Will HR’s role change in 2016?

HRD chats to a researcher about the insights she gained from a recent study on the role of HR and human capital in business

Will HR’s role change in 2016?
Every year, the way businesses operate is changing – and HR is no exception to the rule.

The Hackett Group’s World-Class HR Performance Advantage Research delved into how the key function of HR developed throughout 2015, and outlined some core predictions for next year.

HRD sat down with Kate Barker, executive director of talent and leadership at The Hackett Group and HR strategy transformation leader for the company’s Asia Pacific operations, to discuss the study’s findings.

What was HR’s role in 2015?

The research showed that many companies’ HR departments were dealing with the pre-planning or aftermath of organisational change.

“Transformation is a chief imperative for many organisations, with many planning major initiatives to overhaul key elements of their service delivery models and to upgrade leadership capabilities to meet business goals,” Barker said.

She told HRD that generally, these plans were multi-year efforts – but HR departments were making critical steps in the “right direction”.

“According to our Key Issues Study, the top priorities for companies moving into 2016 are to keep growing the top and bottom line while expanding their global presence.”

“As expected, revenue and margin growth were dominant financial objectives,” Barker told HRD.

“However, we found that most organisations’ HR functions were challenged with flat budgets and FTE counts. Success – which was achieved by some – came largely from a focus on an integrated strategy that drove operational excellence and leveraged specific capabilities which correlated with high performance.”

Barker pointed out that HR is ultimately measured on the overall value they delivered to business operations.

“Nothing demonstrates HR’s value more than helping the organisation accomplish its strategic and operational objectives,” she noted.

Another of the research’s findings was that without leadership development and performance management alignment, HR teams were likely to be unable to perform their key roles in an integrated fashion with the business.

“Having a talent management strategy is going to be the key to overcoming that issue,” Barker said. “But HR also needs to overcome challenges such as their budget for technology and getting support from the c-suite.”

What will change in 2016?

Barker outlined four areas that would be key to HR’s success next year.

1. Strategic workforce planning

“Our research showed that strategic workforce planning will be the subject of major transformation initiatives,” Barker told HRD.

“Companies that anticipate changes in skill demand were better positioned to develop key talent strategies to enable them to seize opportunities and mitigate risks,” said Barker.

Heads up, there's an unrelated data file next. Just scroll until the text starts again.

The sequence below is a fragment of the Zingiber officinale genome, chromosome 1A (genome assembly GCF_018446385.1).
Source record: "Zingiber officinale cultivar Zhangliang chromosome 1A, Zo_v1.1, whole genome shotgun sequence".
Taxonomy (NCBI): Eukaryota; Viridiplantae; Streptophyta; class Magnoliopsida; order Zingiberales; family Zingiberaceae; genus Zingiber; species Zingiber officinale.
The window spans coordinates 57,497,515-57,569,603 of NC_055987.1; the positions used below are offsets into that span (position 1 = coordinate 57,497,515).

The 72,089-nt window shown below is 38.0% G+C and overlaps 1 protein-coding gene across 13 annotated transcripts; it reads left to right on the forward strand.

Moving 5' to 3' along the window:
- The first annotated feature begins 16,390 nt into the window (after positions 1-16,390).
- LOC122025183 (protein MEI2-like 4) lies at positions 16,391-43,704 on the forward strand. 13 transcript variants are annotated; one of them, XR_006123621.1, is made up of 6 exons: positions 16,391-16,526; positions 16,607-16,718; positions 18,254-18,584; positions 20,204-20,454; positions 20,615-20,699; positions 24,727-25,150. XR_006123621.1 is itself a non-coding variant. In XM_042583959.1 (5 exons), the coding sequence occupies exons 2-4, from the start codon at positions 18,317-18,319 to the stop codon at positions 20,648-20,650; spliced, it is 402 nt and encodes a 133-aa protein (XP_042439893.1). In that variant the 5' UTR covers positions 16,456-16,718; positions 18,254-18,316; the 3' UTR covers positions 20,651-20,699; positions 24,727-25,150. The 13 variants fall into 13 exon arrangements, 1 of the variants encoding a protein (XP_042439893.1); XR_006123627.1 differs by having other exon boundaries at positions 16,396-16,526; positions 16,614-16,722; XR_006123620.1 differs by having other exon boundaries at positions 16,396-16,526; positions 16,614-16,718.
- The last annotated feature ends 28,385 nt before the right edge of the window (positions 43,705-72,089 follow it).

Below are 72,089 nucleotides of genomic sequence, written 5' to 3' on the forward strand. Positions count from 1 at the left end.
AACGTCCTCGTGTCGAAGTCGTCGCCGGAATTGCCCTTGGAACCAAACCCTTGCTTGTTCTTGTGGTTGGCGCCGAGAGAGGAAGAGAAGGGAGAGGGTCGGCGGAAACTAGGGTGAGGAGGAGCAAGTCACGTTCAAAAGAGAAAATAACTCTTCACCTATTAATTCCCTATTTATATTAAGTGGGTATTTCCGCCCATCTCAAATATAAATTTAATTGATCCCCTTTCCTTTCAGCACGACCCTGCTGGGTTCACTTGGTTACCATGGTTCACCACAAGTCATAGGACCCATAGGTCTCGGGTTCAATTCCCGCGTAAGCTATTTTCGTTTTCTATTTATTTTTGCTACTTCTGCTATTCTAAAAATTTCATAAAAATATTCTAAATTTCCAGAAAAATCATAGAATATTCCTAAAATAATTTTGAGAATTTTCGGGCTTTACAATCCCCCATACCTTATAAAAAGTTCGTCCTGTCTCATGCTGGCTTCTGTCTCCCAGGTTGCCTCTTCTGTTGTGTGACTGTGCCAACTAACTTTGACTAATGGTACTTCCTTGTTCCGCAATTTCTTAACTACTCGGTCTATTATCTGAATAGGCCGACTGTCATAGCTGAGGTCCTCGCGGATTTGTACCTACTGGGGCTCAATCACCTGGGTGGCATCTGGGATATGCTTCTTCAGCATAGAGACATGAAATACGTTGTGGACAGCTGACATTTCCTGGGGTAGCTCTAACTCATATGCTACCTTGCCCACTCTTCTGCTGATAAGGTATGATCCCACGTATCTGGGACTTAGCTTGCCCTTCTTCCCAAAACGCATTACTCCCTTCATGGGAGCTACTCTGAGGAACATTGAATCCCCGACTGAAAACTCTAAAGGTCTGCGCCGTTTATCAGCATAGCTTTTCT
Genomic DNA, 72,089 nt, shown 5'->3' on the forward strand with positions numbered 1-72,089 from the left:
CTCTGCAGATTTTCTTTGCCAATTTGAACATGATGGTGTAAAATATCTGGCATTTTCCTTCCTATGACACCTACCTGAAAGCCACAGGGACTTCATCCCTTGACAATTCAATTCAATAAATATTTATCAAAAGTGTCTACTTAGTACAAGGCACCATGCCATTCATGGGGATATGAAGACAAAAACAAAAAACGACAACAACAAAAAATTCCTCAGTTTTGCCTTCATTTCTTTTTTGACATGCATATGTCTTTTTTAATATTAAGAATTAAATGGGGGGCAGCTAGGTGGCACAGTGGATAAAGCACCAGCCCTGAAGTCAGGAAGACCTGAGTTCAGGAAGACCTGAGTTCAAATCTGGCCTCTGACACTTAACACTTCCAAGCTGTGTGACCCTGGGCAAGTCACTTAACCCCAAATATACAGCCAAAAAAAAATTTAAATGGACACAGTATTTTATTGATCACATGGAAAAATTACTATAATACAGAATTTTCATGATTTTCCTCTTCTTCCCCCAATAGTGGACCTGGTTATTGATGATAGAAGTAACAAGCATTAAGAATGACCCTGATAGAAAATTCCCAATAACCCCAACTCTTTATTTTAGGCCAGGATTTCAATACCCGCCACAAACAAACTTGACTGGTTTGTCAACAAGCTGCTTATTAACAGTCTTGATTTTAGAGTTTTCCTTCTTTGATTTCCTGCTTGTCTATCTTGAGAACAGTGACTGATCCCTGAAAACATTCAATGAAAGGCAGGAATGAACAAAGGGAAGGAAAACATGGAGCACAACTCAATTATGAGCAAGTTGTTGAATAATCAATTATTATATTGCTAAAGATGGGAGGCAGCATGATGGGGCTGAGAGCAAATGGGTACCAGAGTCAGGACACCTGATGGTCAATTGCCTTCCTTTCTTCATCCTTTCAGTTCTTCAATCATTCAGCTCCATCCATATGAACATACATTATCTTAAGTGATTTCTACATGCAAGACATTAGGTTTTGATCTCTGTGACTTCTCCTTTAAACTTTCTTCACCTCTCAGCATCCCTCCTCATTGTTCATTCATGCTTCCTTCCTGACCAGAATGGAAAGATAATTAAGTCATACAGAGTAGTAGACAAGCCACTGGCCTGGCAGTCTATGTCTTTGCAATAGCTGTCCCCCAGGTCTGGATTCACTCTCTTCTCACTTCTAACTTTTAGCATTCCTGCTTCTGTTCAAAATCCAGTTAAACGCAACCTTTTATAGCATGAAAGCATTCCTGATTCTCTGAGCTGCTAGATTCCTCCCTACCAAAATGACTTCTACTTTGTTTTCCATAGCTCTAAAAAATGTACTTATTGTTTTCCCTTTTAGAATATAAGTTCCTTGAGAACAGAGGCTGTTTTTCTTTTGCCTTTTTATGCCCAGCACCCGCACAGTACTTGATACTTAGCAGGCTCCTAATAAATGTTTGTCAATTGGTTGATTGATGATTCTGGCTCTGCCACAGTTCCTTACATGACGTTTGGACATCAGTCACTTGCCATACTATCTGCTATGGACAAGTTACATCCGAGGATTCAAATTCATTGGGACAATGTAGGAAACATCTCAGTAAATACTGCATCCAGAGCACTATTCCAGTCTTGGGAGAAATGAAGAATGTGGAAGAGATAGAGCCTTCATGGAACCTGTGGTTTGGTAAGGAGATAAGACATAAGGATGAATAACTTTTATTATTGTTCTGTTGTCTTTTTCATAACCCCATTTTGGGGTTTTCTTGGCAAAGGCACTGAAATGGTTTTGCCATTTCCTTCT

“For example, the HR business partner role is becoming more strategic.”

She added that there is a growing emphasis on business acumen combined with strong subject matter expertise, as HR is beginning to bring insights from data and analytics to the table to generate relevant business conclusions.

The changes are coming as HR is increasingly being regarded as a leader at the executive table, valued for being able to utilise data and forward-thinking to the company’s advantage.

2. Talent Management

“Talent management is going to be the area where changes are most noticeable,” Barker suggested.

“Capabilities in this area will need to consist of talent acquisition, learning and development, succession planning, people management, leadership development and performance management.”

“Improving the development of executives who can lead effectively in a volatile business and a complex organisational context will be critical,” she added.

“Leaders’ responsibilities will continue to be enormous in complex, fast-paced organisations.”

According to the research, organisations are seeing significant room for improvement in their ability to support the development of leaders who can succeed in today’s often chaotic and unpredictable global business environment.

3. Data and analytics

Barker explained that the ability to mine, analyse, report, model and forecast data to improve human-capital related decisions will be a widely-recognised priority for HR.

“HR must accept that reports on performance data are more meaningful now than ever, and the insights gained from those are driving evidence-based decisions,” she said.

“Most importantly, the use of key metrics will strategically align HR and senior leadership teams when it comes to key aspects of human capital that influence performance.”

4. Technology and automation strategies

According to Barker, the HR technology landscape has moved from a “handful of core human capital management platforms and niche applications” to “legions of vendors and service providers” offering new architectures and applications and multiple delivery channels (mobile devices, tablets, social media).

She explained that the result of this is an unprecedented opportunity to leverage technology to improve HR service delivery and analytics.

“So much of the focus for HR professionals in 2016 will be on simplifying and optimising processes, systems and technology to deliver a more efficient and effective HR service.”

“This comes down to unifying streamlined processes and a good automation strategy.”

“We found that organisations that were successful at this had implemented a roadmap and the data architecture to deliver those HR services.”
Related stories:
How did technology impact HR in 2015?
2016 hiring trends: What’s in store for HR?
Is demand increasing for HR professionals?

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